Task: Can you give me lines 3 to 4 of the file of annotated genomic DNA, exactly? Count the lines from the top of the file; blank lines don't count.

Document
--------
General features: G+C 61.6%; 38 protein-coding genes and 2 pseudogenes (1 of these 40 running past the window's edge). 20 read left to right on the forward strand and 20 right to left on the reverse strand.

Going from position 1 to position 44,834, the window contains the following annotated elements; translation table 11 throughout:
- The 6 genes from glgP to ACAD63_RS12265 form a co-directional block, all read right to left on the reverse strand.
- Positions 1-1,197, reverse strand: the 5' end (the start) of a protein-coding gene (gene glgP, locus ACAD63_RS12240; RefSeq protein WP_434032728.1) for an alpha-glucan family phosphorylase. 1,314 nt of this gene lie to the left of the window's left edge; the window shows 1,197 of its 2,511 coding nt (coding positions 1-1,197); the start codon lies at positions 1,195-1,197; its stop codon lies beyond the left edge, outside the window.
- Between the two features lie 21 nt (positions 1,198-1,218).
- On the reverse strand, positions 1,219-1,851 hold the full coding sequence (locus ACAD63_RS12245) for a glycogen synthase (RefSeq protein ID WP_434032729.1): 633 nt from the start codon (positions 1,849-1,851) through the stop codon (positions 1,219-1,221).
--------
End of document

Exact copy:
- The 6 genes from glgP to ACAD63_RS12265 form a co-directional block, all read right to left on the reverse strand.
- Positions 1-1,197, reverse strand: the 5' end (the start) of a protein-coding gene (gene glgP, locus ACAD63_RS12240; RefSeq protein WP_434032728.1) for an alpha-glucan family phosphorylase. 1,314 nt of this gene lie to the left of the window's left edge; the window shows 1,197 of its 2,511 coding nt (coding positions 1-1,197); the start codon lies at positions 1,195-1,197; its stop codon lies beyond the left edge, outside the window.